The Government's objectives with respect to contaminated land are:
(a) to identify and remove unacceptable risks to human health and the environment;
(b) to seek to bring damaged land back into beneficial use; and
(c) to seek to ensure that the cost burdens faced by individuals, companies and society as a whole are proportionate, manageable and economically sustainable.
These three objectives underlie the 'suitable for use' approach to the remediation of contaminated land, which the Government considers is the most appropriate
approach to achieving sustainable development in this field.
Limiting remediation costs to what is needed to avoid unacceptable risks will mean that the UK will be able to recycle more previously-developed land than
would otherwise be the case, increasing its ability to make beneficial use of the land. This helps to increase the social, economic and environmental benefits
from regeneration projects and to reduce unnecessary development pressures on greenfield sites.
The 'suitable for use' approach provides the best means of reconciling the UK's various environmental, social and economic needs in relation to contaminated
land. Taken together with tough action to prevent new contamination, and wider initiatives to promote the reclamation of previously-developed land, it will
also help to bring about progressive improvements in the condition of the land which we pass on to future generations.
Within the 'suitable for use' approach, it is always open to the person responsible for a site to do more than can be enforced through regulatory action. For
example, a site owner may plan to introduce at a future date some new use for the land which would require more stringent remediation, and may conclude that, in
these circumstances, it is more economic to anticipate those remediation requirements. However, this is a judgement which only the person responsible for
the site is in a position to make.
The one exception to the 'suitable for use' approach to regulatory action applies where contamination has resulted from a specific breach of an environmental
licence or permit. In such circumstances, the Government considers that it is generally appropriate that the polluter is required, under the relevant regulatory
regime, to remove the contamination completely. To do otherwise would be to undermine the regulatory regimes aimed at preventing new contamination.
Cost–benefit analysis is an inherent part of the management of environmental risks in a sustainable way, and is a formal component of particular stages of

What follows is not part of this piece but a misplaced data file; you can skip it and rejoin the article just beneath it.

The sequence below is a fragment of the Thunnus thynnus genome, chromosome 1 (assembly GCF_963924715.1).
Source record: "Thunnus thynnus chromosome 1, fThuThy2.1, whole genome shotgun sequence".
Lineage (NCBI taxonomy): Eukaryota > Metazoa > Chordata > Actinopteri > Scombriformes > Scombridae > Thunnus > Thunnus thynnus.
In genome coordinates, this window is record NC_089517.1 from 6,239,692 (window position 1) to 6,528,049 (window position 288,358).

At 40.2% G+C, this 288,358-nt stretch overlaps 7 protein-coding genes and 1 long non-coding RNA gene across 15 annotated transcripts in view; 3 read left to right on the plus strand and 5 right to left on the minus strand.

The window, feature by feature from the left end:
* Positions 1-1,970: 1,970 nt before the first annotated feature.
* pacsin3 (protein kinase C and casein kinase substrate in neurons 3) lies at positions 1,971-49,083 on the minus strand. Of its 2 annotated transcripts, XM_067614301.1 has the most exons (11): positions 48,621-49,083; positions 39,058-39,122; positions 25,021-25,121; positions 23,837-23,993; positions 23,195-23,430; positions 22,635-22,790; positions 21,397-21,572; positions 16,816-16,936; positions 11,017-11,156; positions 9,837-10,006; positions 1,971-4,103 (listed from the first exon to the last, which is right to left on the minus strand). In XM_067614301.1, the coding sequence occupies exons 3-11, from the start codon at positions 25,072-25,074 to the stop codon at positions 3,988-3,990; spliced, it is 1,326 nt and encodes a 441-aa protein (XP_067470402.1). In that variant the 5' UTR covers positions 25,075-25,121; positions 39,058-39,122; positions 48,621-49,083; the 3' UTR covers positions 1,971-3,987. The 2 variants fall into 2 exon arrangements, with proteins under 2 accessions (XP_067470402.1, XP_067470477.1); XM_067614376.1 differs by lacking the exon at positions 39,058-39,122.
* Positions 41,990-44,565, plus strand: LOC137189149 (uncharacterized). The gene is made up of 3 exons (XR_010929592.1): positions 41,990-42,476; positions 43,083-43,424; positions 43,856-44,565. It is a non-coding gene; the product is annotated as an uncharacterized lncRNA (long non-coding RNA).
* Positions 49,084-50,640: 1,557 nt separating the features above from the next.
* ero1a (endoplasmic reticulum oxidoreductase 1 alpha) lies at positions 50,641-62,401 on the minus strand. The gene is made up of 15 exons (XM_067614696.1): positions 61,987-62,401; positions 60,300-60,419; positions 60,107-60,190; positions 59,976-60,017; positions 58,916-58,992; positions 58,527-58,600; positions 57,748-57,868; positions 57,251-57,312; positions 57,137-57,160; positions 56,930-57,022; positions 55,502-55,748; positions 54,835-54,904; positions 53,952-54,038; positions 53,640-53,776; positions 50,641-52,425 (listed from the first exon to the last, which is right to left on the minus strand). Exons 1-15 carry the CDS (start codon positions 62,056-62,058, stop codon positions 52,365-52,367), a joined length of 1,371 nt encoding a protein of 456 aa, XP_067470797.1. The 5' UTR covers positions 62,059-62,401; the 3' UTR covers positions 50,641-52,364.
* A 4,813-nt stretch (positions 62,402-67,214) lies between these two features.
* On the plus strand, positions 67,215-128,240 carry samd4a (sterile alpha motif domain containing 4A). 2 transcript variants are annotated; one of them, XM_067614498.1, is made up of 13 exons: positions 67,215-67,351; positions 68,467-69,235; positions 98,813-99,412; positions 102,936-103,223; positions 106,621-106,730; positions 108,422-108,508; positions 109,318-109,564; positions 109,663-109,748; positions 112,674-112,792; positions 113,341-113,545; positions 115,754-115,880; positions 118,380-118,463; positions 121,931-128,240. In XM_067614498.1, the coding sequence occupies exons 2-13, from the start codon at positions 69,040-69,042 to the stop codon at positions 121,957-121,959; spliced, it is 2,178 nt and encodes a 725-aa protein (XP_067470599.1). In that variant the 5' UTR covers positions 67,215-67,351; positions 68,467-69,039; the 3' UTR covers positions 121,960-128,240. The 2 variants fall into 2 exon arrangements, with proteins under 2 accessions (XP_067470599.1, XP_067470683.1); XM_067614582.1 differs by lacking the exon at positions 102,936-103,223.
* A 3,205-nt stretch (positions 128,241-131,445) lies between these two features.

regulatory regimes. It allows for the structured and transparent balance of the costs (usually, but not always, in financial terms) against benefits, which
can be wide-ranging depending on the context – for example, enhanced health and environmental protection, increased commercial confidence in the condition
of the land or simply greater certainty in ultimate decision making.
UK legislation on contaminated land is contained primarily in the
* Section 57 of the Environment Act 1995 which introduced a new Part IIA into the Environmental Protection Act 1990, and the
* Town and Country Planning Act.
These are supplemented by statutory and non-statutory guidance
(See UK country overview pages on EUGRIS)
Under Part IIA where an authority is identifying remedial actions itself, it is specifically required to ensure that they are 'reasonable', having regard
to the cost which is likely to be involved and the seriousness of the harm or of the pollution of controlled waters concerned. In general any remediation that
can be required must be 'reasonable', having regard to the cost which is likely to be involved and the seriousness of the pollution of water or harm caused.
Assessment of costs and benefits allows comparisons between different remedial options based on the outcome of the remediation investment. Cost benefit
analyses consider the diverse range of impacts that may differ from one proposed solution to another such as the effect on human health, the environment, the
land use, and issues of stakeholder concern and acceptability on the basis of common units. In many instances, it is difficult to attach a strictly monetary
value to many effects of a remediation project. Hence assessments can involve a combination of qualitative, formal cost benefit analysis (CBA) and multi-criteria
analysis (MCA) methods.
While there are no formally precribed cost benefit analysis (CBA) procedures in the UK, guidance has been produced by the Environment Agency. This suggests
a sequential approach, where increasing levels of detail are considered. Assessment can be limited to the minimum level of detail necessary for clear distinctions
to be apparent. Findings should be tested by a sensitivity analysis that assess the impacts of changes in the various input parameters on the analysis. This
is important because the assessments include scoring techniques based on expert judgements, which are at some level subjective.
In theory CBA can encompass most of the diverse issues in decision-making for contaminated land management (goals, risk management, sustainable development
and stakeholder or ‘third party’ concerns). However, CBA valuations and assumptions may not be acceptable or agreed by all stakeholders. The subjective nature
of this process must be borne in mind.
The practical usefulness of such an overarching analysis should be considered before it is undertaken, in particular: (1) of the number and possibly limited
transparency of assumptions and judgements made; (2) difficulties in communication of its findings to all stakeholders; and (3) the ‘added value’ of the analysis
compared to the cost of carrying it out.